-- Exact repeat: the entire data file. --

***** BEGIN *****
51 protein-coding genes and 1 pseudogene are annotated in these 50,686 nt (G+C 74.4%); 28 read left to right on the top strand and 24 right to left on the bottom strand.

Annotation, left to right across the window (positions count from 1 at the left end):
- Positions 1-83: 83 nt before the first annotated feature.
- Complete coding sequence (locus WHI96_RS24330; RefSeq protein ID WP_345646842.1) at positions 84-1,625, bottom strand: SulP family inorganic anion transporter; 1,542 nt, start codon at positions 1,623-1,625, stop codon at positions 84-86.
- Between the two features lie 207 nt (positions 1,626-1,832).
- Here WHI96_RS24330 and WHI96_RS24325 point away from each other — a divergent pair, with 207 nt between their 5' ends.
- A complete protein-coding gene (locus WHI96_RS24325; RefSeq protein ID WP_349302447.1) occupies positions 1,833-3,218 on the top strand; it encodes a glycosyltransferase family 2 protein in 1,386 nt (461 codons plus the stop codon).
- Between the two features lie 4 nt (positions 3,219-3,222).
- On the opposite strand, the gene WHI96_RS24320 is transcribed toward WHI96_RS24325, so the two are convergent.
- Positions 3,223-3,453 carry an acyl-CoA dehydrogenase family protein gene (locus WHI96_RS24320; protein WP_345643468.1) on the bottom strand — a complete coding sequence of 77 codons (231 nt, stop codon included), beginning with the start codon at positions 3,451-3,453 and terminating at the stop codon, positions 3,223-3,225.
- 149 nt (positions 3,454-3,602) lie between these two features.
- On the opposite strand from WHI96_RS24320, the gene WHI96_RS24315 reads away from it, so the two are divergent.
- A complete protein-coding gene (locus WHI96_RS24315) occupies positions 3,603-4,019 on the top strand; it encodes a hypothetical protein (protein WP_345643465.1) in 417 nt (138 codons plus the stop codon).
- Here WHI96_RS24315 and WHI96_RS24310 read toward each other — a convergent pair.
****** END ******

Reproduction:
51 protein-coding genes and 1 pseudogene are annotated in these 50,686 nt (G+C 74.4%); 28 read left to right on the top strand and 24 right to left on the bottom strand.

Annotation, left to right across the window (positions count from 1 at the left end):
- Positions 1-83: 83 nt before the first annotated feature.
- Complete coding sequence (locus WHI96_RS24330; RefSeq protein ID WP_345646842.1) at positions 84-1,625, bottom strand: SulP family inorganic anion transporter; 1,542 nt, start codon at positions 1,623-1,625, stop codon at positions 84-86.
- Between the two features lie 207 nt (positions 1,626-1,832).
- Here WHI96_RS24330 and WHI96_RS24325 point away from each other — a divergent pair, with 207 nt between their 5' ends.
- A complete protein-coding gene (locus WHI96_RS24325; RefSeq protein ID WP_349302447.1) occupies positions 1,833-3,218 on the top strand; it encodes a glycosyltransferase family 2 protein in 1,386 nt (461 codons plus the stop codon).
- Between the two features lie 4 nt (positions 3,219-3,222).
- On the opposite strand, the gene WHI96_RS24320 is transcribed toward WHI96_RS24325, so the two are convergent.
- Positions 3,223-3,453 carry an acyl-CoA dehydrogenase family protein gene (locus WHI96_RS24320; protein WP_345643468.1) on the bottom strand — a complete coding sequence of 77 codons (231 nt, stop codon included), beginning with the start codon at positions 3,451-3,453 and terminating at the stop codon, positions 3,223-3,225.
- 149 nt (positions 3,454-3,602) lie between these two features.
- On the opposite strand from WHI96_RS24320, the gene WHI96_RS24315 reads away from it, so the two are divergent.
- A complete protein-coding gene (locus WHI96_RS24315) occupies positions 3,603-4,019 on the top strand; it encodes a hypothetical protein (protein WP_345643465.1) in 417 nt (138 codons plus the stop codon).
- Here WHI96_RS24315 and WHI96_RS24310 read toward each other — a convergent pair.